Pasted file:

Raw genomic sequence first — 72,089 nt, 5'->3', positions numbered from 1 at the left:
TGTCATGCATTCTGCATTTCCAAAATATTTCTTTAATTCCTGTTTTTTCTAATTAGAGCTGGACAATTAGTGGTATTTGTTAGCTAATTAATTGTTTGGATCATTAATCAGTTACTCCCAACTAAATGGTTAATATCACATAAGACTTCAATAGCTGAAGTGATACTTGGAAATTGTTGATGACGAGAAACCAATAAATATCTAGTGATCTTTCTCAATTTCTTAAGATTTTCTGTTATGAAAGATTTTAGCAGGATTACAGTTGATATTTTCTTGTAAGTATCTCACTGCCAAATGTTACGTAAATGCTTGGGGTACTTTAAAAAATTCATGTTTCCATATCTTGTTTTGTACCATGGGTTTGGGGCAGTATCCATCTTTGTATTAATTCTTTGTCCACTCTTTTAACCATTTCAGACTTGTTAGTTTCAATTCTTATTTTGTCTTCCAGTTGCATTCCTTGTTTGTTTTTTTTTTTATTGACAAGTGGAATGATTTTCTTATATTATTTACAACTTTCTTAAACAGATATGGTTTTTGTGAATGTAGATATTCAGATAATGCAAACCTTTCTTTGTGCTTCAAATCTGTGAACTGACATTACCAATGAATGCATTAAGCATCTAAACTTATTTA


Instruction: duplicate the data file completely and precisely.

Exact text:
Raw genomic sequence first — 72,089 nt, 5'->3', positions numbered from 1 at the left:
TGTCATGCATTCTGCATTTCCAAAATATTTCTTTAATTCCTGTTTTTTCTAATTAGAGCTGGACAATTAGTGGTATTTGTTAGCTAATTAATTGTTTGGATCATTAATCAGTTACTCCCAACTAAATGGTTAATATCACATAAGACTTCAATAGCTGAAGTGATACTTGGAAATTGTTGATGACGAGAAACCAATAAATATCTAGTGATCTTTCTCAATTTCTTAAGATTTTCTGTTATGAAAGATTTTAGCAGGATTACAGTTGATATTTTCTTGTAAGTATCTCACTGCCAAATGTTACGTAAATGCTTGGGGTACTTTAAAAAATTCATGTTTCCATATCTTGTTTTGTACCATGGGTTTGGGGCAGTATCCATCTTTGTATTAATTCTTTGTCCACTCTTTTAACCATTTCAGACTTGTTAGTTTCAATTCTTATTTTGTCTTCCAGTTGCATTCCTTGTTTGTTTTTTTTTTTATTGACAAGTGGAATGATTTTCTTATATTATTTACAACTTTCTTAAACAGATATGGTTTTTGTGAATGTAGATATTCAGATAATGCAAACCTTTCTTTGTGCTTCAAATCTGTGAACTGACATTACCAATGAATGCATTAAGCATCTAAACTTATTTA